Greta Thunberg, the environmental activist, turned 18 years old last weekend. What did you do before age 18? If you are like me, I was trying to graduate from high school and figure out my future. Greta was been working to make sure we have any kind of future.
Search my blog for other Greta articles, but I wanted to focus this time on the Greta backlash. Normally, I do not pay much attention to it, but I saw a posting on LinkedIn about her and many of the comments were very negative. The post was about her 18th birthday and quickly turned into a raucous debate, and included some vicious remarks.
Now, to be fair, Greta dishes it out quite well, and finds some fun in the things people imply about her.
On her birthday she tweeted:
“Tonight you will find me down at the local pub exposing all the dark secrets behind the climate- and school strike conspiracy and my evil handlers who can no longer control me! I am free at last!!”
In my opinion, Greta is a breath of fresh air, her passion, which gets her in trouble, is refreshing and welcoming. She is not always on the mark with facts, and her precocious nature can be off-putting to some. A know-it-all teenager who has experienced little of life and juvenile generalizations show a lack of reality. That’s what some say. They also point to her health issues like Asperger syndrome and other disorders to undermine her credibility. She is called angry and Donald Trump has mocked her including questioning the selection of her as Time’s Person of the Year.
LinkedIn members typically stay away from politics and sensitive issues. I usually avoid anything controversial on the site. I saw a post about Greta’s birthday and could not resist reading many of the comments after I noticed a dismissive comment about her.
Here are some comments from LinkedIn, the Facebook of the movers and shakers. I have just about given up on LinkedIn, in part, for the reason below.
“Not a fan. You’re an angry white girl.”
“Unfortunately, Greta was a tool led by her parents to push their thirst for attention.”
“You are not a scientist, nor have you put in 30+ years of research. How am I to believe a teenager when you can’t even drive properly?”
“You’re a child being used by your parents. How dare your parents use you and fill your head with the GW/CC congame.”
“I have been pondering – yes men can do that – when I grow up the ’Female Lead’ was caring and nourishing! Not like this… dividing and hateful.”
“A teenager with no knowledge of impacts nor solutions to her screaming of problems.”
“Her parents used her to get the bucks…she has been denied a girlhood in favor of doing her little act for global warming. Her parents are leftists in Sweden.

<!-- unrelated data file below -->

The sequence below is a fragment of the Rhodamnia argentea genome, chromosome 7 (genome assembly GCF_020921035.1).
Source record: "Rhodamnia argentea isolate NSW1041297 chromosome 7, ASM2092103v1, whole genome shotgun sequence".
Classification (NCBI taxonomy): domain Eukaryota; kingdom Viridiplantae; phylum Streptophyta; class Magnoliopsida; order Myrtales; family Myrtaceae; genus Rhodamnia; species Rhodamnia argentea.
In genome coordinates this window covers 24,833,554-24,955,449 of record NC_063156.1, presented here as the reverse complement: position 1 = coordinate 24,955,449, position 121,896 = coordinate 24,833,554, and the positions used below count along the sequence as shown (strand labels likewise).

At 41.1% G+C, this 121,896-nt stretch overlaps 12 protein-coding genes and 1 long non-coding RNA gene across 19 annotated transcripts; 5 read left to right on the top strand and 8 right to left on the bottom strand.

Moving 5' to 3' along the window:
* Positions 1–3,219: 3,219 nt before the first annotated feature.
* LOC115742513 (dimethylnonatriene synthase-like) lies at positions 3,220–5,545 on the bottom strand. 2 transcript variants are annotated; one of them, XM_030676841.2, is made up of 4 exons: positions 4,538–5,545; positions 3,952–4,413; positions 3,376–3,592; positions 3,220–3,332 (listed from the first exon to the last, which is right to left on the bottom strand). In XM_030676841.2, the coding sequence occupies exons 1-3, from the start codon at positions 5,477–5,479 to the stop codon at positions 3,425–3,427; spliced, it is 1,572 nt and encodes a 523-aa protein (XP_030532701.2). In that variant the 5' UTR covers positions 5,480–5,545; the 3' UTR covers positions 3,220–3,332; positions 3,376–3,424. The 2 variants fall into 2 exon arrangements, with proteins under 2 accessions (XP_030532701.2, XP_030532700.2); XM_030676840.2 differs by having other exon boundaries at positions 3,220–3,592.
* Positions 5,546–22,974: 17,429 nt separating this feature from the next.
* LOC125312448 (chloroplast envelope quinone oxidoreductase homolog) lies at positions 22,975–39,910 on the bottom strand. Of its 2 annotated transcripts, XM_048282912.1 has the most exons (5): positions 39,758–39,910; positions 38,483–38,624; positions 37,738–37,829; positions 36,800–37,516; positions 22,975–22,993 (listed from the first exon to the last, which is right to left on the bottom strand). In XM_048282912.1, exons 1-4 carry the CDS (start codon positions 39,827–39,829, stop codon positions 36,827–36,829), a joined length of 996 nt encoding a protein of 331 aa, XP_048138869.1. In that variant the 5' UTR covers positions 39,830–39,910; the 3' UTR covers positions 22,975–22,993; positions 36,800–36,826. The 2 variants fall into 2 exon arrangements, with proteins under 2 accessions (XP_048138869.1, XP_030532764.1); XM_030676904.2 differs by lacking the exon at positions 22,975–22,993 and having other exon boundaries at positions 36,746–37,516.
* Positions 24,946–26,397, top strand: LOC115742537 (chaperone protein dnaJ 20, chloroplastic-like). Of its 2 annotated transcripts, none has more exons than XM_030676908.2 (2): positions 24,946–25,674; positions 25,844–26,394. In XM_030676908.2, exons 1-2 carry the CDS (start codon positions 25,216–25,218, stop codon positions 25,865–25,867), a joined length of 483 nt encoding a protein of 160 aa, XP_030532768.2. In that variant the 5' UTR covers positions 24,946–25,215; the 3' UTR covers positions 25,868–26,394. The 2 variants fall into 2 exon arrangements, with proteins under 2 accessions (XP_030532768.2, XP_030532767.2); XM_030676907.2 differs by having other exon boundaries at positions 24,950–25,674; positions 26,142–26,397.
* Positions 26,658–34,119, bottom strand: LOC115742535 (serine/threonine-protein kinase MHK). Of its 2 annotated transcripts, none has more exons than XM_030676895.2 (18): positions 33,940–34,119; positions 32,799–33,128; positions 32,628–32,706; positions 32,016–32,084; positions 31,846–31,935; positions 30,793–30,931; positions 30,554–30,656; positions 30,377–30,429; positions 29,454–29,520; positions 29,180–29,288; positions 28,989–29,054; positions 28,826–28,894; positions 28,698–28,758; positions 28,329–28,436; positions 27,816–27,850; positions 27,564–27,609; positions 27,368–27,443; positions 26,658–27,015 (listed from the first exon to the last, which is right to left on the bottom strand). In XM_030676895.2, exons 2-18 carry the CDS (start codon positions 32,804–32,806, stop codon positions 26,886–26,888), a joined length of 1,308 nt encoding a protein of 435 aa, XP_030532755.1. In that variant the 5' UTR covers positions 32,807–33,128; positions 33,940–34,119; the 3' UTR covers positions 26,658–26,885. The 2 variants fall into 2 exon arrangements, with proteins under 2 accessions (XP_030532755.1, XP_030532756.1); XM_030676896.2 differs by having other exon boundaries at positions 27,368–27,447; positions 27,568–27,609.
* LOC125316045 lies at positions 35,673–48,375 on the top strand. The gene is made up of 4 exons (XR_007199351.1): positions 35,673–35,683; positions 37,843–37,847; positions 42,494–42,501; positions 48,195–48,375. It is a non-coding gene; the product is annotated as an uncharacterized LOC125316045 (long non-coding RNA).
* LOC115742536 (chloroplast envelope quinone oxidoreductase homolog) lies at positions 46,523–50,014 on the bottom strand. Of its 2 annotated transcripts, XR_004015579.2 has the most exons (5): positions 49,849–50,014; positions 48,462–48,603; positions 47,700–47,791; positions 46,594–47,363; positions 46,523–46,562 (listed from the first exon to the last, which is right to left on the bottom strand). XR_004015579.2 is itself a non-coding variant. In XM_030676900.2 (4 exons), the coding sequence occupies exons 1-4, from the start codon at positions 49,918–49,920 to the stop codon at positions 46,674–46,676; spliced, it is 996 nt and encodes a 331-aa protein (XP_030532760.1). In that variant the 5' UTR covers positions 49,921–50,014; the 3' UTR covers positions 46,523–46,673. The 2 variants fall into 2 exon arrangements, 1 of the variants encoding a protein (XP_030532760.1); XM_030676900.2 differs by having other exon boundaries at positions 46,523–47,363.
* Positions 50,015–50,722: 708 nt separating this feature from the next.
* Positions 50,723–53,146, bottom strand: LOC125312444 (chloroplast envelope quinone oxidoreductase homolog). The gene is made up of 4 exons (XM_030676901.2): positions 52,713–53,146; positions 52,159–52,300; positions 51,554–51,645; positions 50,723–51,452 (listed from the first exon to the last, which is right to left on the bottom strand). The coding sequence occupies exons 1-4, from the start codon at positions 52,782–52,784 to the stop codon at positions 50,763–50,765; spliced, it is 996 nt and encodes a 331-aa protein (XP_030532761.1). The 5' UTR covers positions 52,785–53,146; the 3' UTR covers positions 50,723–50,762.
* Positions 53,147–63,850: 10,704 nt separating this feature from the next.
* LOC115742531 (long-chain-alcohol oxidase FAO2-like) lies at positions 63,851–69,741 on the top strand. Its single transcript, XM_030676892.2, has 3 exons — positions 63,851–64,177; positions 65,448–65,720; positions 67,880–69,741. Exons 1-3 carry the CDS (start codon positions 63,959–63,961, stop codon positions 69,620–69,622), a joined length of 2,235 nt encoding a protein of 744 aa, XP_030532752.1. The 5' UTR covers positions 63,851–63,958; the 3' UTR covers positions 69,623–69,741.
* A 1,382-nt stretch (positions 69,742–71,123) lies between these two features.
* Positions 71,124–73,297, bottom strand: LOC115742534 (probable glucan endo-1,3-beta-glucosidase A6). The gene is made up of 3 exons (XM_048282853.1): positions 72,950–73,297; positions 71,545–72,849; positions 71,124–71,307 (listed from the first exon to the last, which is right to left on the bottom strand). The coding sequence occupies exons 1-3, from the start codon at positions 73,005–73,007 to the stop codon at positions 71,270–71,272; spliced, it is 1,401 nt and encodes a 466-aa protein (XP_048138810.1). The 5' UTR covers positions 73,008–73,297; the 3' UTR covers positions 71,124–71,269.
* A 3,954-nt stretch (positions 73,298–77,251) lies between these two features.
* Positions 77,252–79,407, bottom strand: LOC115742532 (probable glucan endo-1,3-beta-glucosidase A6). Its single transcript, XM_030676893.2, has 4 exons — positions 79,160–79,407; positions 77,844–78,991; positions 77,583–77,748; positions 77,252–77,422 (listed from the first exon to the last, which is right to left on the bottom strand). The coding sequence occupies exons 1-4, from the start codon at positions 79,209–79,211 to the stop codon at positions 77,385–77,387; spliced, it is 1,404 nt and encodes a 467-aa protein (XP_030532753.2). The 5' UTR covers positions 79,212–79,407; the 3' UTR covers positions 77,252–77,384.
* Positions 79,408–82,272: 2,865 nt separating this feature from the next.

“What an arrogant little girl she is, needs to live in The real world for a while to see how it works.”
“Sorry, this isn’t a woman thing. Its about a sad young life that is being manipulated by Soros.”
“Greta is a sad little puppet of those trying to grab money and power for themselves.”
“She’s an angry kid, and capitalized the right moment.”
“She is not winning anything. She is just brainwashed by the left and says things she doesn’t know about.”
“I’ll listen to Greta when she walks, rides, or rows a boat to the venues she attends and donates her large pay she receives to a society for world welfare.”
“I never once had an issue with her looks…. just her crazy ideas and hypocrisy.”
What is interesting is all of these comments appear to be from educated, professional men. There were some comments from women, but mostly these focused on not protecting women against criticism strictly for gender reasons.
Even as a minor, Greta swam in the adult section of the social discourse pool. She spoke out and challenged adults and world leaders to do the right thing. She has been critical and emotional in her speeches and interviews. This has attracted worldwide attention, some favorable for her passion and ability to get attention, other negative for reasons listed above. Young, naive, misinformed and controlled by others, she is dismissed by many.
I hope that Greta can continue to use this fame to encourage more activism by youth around the world. I do not care what these snarky, middle aged men think.
I do not mind some young, passionate ideas. Maybe those men don’t care, but I want to save the planet before it is too late.